Top 10 Tiger Facts
1. Poaching of tigers and their prey is driving decreases in tiger populations throughout their range, along with poaching of their prey and degradation of their habitat.
2. Inadequate law enforcement and residual demand for tiger products pose the greatest near-term threats to the survival of wild tigers.
3. Even talk of reopening trade in farmed (or captive-bred) tiger products has helped sustain residual demand, prompted investors to stockpile tiger skins and bones, and caused police in some Asian countries to take tiger trafficking less seriously.
4. Tiger farms (and other Intensive tiger breeding operations) must be phased out immediately while, at the same time, intelligence-led wildlife law enforcement and demand-reduction campaigns are intensified.
5. Demand reduction campaigns do work, but they have not yet been given adequate support to do so.
6. Intelligence-led law enforcement does work, but it has not been given adequate support to do so.
7. Governments should provide urgently needed support to increase capacity of national, regional and international law enforcement and intelligence exchange mechanisms, especially the coordinating capacities of INTERPOL, the CITES Secretariat and the World Customs Organization.
8. To increase the likelihood to stopping tiger trade from all sources, national, regional and international wildlife law enforcement agencies should compile and share with one another all information on tiger crime.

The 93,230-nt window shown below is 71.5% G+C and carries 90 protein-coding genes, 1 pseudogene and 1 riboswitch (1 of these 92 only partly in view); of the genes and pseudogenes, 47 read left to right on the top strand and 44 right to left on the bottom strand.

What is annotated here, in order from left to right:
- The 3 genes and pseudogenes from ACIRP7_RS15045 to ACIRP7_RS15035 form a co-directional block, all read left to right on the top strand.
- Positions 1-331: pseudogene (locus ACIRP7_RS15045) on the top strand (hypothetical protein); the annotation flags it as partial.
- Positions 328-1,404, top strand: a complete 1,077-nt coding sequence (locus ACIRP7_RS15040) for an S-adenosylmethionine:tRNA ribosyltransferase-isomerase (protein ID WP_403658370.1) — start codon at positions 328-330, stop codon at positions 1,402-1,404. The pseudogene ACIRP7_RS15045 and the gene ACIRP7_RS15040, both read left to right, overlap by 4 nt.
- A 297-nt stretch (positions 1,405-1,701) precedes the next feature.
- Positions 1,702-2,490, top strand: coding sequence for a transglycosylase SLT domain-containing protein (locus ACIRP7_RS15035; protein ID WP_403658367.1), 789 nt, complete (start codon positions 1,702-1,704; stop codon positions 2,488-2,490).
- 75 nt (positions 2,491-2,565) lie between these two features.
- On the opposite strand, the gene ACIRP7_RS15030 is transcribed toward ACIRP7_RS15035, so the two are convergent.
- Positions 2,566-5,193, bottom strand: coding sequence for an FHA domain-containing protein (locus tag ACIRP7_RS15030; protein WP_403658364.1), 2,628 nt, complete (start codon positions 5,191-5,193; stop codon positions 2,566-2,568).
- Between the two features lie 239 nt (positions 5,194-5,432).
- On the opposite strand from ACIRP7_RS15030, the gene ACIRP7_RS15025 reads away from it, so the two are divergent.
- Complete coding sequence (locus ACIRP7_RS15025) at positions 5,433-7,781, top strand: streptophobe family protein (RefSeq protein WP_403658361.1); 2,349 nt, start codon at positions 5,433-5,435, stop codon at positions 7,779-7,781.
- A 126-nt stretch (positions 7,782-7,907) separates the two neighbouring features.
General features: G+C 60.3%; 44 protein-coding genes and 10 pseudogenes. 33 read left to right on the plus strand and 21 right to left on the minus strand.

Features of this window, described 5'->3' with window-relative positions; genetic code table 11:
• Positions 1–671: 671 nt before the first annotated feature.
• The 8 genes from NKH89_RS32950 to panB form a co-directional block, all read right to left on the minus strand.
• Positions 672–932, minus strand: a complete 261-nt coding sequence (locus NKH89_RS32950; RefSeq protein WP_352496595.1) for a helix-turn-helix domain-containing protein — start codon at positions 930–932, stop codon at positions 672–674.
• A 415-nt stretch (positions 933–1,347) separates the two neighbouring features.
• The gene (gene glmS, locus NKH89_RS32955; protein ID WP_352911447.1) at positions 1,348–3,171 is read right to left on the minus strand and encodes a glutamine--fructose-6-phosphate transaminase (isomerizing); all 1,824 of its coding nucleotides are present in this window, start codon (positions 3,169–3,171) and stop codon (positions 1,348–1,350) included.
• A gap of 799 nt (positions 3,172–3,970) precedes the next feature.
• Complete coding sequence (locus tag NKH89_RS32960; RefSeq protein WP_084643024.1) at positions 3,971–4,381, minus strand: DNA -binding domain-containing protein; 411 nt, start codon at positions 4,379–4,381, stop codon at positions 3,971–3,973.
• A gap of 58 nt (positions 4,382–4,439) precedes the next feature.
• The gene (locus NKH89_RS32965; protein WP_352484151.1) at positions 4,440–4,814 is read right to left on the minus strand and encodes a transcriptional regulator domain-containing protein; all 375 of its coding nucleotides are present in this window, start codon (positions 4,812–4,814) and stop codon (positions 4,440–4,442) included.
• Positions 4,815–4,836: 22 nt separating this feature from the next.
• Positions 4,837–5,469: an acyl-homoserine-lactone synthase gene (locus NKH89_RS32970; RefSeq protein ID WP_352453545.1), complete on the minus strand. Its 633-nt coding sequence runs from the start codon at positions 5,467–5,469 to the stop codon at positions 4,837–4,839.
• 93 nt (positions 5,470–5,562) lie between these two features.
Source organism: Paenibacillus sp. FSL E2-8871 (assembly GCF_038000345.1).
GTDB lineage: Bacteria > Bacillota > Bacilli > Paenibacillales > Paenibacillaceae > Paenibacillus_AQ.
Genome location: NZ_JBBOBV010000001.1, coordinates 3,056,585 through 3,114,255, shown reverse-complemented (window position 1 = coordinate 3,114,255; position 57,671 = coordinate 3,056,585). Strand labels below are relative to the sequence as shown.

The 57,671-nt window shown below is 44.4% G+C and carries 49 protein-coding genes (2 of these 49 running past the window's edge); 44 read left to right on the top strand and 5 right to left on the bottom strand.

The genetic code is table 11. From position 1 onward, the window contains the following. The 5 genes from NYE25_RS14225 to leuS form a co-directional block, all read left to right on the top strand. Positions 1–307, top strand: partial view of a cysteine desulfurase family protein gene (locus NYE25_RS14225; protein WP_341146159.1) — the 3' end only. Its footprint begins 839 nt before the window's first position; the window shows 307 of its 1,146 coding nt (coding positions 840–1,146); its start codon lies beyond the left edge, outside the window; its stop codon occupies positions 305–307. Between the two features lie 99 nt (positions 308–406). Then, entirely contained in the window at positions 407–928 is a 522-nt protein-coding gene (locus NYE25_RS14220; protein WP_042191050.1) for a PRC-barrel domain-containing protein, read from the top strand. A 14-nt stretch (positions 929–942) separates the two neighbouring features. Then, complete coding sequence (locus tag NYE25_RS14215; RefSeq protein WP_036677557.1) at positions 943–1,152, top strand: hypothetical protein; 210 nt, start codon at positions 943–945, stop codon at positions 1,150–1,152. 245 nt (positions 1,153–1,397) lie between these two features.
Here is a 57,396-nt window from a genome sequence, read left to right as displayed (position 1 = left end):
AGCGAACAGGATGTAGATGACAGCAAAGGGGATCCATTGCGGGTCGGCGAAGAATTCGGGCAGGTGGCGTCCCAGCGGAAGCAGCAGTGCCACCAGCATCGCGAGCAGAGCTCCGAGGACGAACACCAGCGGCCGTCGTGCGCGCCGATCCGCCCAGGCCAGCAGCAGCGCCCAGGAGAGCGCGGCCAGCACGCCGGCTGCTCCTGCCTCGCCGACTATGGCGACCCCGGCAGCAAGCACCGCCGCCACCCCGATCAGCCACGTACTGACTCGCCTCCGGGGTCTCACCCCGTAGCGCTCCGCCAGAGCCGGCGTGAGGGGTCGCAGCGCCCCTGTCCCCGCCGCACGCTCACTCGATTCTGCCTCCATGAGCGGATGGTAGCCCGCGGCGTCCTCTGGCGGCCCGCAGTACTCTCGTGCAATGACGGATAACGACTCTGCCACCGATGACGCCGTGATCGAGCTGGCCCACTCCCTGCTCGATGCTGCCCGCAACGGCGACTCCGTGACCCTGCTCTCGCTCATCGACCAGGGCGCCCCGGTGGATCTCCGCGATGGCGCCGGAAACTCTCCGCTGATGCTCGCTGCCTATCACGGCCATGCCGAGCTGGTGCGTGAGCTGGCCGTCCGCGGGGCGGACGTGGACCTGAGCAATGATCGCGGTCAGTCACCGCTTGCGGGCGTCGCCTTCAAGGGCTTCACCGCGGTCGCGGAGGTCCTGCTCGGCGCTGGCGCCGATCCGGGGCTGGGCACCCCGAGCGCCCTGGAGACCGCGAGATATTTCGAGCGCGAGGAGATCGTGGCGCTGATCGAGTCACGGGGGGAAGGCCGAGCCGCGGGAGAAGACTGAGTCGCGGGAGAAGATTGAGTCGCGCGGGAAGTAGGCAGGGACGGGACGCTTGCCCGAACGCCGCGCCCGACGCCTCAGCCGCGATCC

9. The number of tigers on China’s tiger farms alone has surpassed 6,000, while similar intensive tiger breeding operations are starting up in Southeast Asia. Investors in these farms depend on demand for tiger parts and products to increase. In fact, if wild tigers go extinct, these investors will enjoy a monopoly for supplying tiger-bone wine and tiger skins to China and, perhaps, the world.
10. Registration systems for intensive tiger breeding operations, including those using DNA, will not reduce demand for tiger products. Tiger farms and other intensive tiger breeding operations must be phased out to reduce this grave threat to wild tigers. The mere existence of these facilities sustains consumer demand.
11. China banned domestic tiger trade in 1993 because it was undermining the CITES ban on international tiger trade. The potential for domestic tiger trade in China to undermine CITES is now exponentially greater due to growth of human populations and per capita buying power.
12. The 2010 Chinese Year of the Tiger is offering unprecedented opportunities for policymakers in Asia and around the world to take action to bring back wild tigers. If they do not take immediate and bold new action, there may be no wild tigers left when the Year of the Tiger comes around again in 12 years.
13. Concern for saving “face” among tiger range and consuming counties should not supersede discussing “sensitive” issues that must be addressed if the world is to avoid losing wild tigers.
14. Wild tigers are emblematic of all of nature’s abundance (species and ecosystems) now endangered by degradation and overexploitation. People say, ‘when tigers disappear, forest fall,’ which robs people of livelihoods, food, water and health security.